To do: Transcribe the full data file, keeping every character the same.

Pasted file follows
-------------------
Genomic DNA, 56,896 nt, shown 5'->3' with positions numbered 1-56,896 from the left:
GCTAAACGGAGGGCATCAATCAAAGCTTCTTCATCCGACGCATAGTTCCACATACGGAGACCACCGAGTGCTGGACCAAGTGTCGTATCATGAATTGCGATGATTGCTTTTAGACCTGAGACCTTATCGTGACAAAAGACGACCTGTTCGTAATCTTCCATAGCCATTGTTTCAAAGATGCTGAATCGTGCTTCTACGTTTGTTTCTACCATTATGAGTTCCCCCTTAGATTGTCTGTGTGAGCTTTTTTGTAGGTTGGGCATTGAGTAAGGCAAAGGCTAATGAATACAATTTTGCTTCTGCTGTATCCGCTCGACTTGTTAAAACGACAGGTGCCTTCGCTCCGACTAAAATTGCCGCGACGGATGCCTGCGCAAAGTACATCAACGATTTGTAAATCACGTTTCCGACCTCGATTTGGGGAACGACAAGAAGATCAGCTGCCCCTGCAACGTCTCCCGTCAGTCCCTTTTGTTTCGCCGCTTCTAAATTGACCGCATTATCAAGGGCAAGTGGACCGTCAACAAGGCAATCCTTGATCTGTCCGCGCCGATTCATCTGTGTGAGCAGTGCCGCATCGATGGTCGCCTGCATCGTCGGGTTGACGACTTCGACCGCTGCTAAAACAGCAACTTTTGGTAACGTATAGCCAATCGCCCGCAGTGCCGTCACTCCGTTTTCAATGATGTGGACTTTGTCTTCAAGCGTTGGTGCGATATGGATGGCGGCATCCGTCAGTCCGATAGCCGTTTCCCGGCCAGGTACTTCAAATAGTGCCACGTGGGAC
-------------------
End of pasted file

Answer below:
Genomic DNA, 56,896 nt, shown 5'->3' with positions numbered 1-56,896 from the left:
GCTAAACGGAGGGCATCAATCAAAGCTTCTTCATCCGACGCATAGTTCCACATACGGAGACCACCGAGTGCTGGACCAAGTGTCGTATCATGAATTGCGATGATTGCTTTTAGACCTGAGACCTTATCGTGACAAAAGACGACCTGTTCGTAATCTTCCATAGCCATTGTTTCAAAGATGCTGAATCGTGCTTCTACGTTTGTTTCTACCATTATGAGTTCCCCCTTAGATTGTCTGTGTGAGCTTTTTTGTAGGTTGGGCATTGAGTAAGGCAAAGGCTAATGAATACAATTTTGCTTCTGCTGTATCCGCTCGACTTGTTAAAACGACAGGTGCCTTCGCTCCGACTAAAATTGCCGCGACGGATGCCTGCGCAAAGTACATCAACGATTTGTAAATCACGTTTCCGACCTCGATTTGGGGAACGACAAGAAGATCAGCTGCCCCTGCAACGTCTCCCGTCAGTCCCTTTTGTTTCGCCGCTTCTAAATTGACCGCATTATCAAGGGCAAGTGGACCGTCAACAAGGCAATCCTTGATCTGTCCGCGCCGATTCATCTGTGTGAGCAGTGCCGCATCGATGGTCGCCTGCATCGTCGGGTTGACGACTTCGACCGCTGCTAAAACAGCAACTTTTGGTAACGTATAGCCAATCGCCCGCAGTGCCGTCACTCCGTTTTCAATGATGTGGACTTTGTCTTCAAGCGTTGGTGCGATATGGATGGCGGCATCCGTCAGTCCGATAGCCGTTTCCCGGCCAGGTACTTCAAATAGTGCCACGTGGGAC